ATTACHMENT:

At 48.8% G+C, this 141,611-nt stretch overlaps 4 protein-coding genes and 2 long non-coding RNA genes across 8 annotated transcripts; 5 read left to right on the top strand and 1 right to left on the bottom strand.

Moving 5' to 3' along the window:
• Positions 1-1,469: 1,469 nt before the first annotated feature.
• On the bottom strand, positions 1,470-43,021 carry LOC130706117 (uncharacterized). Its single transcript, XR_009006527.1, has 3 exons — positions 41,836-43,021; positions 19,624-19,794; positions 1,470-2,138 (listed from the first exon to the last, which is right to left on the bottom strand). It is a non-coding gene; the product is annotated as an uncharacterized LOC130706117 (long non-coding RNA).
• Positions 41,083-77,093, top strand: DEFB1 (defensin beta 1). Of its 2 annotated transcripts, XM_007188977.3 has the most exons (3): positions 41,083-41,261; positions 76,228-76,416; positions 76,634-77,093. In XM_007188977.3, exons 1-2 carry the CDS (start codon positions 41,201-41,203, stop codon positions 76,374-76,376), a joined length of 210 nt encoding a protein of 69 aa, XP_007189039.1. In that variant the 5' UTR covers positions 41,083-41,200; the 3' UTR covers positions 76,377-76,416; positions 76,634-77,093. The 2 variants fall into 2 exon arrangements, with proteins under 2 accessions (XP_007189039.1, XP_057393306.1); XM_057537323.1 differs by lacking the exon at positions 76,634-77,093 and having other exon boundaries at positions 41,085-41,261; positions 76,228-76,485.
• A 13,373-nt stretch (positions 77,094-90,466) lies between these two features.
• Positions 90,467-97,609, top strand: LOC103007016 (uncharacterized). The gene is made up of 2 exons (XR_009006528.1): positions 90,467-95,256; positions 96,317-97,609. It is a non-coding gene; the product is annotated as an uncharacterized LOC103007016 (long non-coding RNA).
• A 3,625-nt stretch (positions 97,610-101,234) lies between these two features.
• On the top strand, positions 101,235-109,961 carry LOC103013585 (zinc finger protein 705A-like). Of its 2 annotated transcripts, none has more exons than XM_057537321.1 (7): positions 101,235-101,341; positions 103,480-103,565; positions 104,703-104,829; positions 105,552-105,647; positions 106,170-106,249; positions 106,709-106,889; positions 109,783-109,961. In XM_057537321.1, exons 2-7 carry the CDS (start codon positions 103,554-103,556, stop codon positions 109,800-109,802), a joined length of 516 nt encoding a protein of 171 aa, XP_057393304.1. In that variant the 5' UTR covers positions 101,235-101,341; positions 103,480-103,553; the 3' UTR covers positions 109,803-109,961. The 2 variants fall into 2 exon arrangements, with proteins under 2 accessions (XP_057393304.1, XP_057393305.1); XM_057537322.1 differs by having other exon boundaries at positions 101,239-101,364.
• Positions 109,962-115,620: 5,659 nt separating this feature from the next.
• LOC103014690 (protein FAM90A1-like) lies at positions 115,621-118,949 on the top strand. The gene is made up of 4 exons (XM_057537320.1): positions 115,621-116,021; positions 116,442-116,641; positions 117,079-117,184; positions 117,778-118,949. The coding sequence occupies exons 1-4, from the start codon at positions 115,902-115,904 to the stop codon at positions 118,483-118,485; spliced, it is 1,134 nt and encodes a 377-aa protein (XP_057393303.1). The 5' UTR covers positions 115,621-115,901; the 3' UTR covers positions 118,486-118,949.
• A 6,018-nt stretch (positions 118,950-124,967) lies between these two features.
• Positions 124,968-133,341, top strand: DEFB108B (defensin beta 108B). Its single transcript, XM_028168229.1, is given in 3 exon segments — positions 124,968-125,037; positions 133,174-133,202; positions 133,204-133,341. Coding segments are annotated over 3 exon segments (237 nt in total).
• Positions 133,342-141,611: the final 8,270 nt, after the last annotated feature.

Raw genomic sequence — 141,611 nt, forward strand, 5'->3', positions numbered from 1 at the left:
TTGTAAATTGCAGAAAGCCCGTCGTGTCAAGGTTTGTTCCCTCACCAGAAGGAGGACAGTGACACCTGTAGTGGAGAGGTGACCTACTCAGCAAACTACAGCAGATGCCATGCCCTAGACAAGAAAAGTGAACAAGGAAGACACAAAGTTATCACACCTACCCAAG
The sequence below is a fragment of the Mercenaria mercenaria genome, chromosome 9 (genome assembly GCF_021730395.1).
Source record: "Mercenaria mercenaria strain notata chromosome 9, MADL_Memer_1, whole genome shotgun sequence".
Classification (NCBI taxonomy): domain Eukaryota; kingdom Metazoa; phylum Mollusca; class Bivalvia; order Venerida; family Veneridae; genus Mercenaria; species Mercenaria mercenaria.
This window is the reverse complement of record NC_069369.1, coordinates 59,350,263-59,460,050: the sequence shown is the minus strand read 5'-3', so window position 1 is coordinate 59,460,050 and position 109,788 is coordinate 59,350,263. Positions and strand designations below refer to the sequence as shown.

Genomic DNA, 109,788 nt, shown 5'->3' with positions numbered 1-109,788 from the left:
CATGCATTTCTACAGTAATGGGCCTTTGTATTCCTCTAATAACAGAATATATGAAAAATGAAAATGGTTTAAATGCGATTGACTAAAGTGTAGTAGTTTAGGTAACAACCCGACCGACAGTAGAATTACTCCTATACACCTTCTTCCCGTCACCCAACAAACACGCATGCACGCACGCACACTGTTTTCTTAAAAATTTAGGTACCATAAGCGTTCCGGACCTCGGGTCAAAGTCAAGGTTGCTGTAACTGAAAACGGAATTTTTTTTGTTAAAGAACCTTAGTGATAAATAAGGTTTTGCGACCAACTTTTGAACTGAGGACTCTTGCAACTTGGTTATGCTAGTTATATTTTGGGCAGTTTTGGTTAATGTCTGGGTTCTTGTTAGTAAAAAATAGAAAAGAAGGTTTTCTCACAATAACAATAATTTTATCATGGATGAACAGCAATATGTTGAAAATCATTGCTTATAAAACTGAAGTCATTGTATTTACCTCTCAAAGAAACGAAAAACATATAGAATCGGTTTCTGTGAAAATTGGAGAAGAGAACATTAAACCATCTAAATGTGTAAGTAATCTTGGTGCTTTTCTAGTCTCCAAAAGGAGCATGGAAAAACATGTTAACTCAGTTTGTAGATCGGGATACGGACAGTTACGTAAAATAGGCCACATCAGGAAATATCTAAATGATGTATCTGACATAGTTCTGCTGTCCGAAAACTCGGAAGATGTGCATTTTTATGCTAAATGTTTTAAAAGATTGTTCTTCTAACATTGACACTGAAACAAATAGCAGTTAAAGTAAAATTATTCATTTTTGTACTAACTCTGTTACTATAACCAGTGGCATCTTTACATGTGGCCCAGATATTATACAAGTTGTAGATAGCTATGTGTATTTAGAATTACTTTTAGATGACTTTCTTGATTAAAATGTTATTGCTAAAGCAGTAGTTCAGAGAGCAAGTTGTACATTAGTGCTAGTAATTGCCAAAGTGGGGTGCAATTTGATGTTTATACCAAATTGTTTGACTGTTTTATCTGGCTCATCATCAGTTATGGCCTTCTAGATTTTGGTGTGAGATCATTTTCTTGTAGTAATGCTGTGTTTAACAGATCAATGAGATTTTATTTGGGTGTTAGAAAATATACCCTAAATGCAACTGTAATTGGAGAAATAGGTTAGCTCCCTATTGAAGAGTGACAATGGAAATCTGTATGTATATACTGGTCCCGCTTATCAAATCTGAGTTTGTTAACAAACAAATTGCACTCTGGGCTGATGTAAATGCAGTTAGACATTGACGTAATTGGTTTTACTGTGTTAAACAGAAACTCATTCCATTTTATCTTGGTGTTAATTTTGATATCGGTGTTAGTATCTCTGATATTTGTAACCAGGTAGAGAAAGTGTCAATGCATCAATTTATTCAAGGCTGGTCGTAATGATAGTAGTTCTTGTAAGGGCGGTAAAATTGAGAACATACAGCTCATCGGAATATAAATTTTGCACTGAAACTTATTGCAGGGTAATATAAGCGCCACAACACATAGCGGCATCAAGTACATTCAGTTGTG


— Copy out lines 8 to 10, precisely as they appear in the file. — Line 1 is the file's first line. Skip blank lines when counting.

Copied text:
• A 3,625-nt stretch (positions 97,610-101,234) lies between these two features.
• On the top strand, positions 101,235-109,961 carry LOC103013585 (zinc finger protein 705A-like). Of its 2 annotated transcripts, none has more exons than XM_057537321.1 (7): positions 101,235-101,341; positions 103,480-103,565; positions 104,703-104,829; positions 105,552-105,647; positions 106,170-106,249; positions 106,709-106,889; positions 109,783-109,961. In XM_057537321.1, exons 2-7 carry the CDS (start codon positions 103,554-103,556, stop codon positions 109,800-109,802), a joined length of 516 nt encoding a protein of 171 aa, XP_057393304.1. In that variant the 5' UTR covers positions 101,235-101,341; positions 103,480-103,553; the 3' UTR covers positions 109,803-109,961. The 2 variants fall into 2 exon arrangements, with proteins under 2 accessions (XP_057393304.1, XP_057393305.1); XM_057537322.1 differs by having other exon boundaries at positions 101,239-101,364.
• Positions 109,962-115,620: 5,659 nt separating this feature from the next.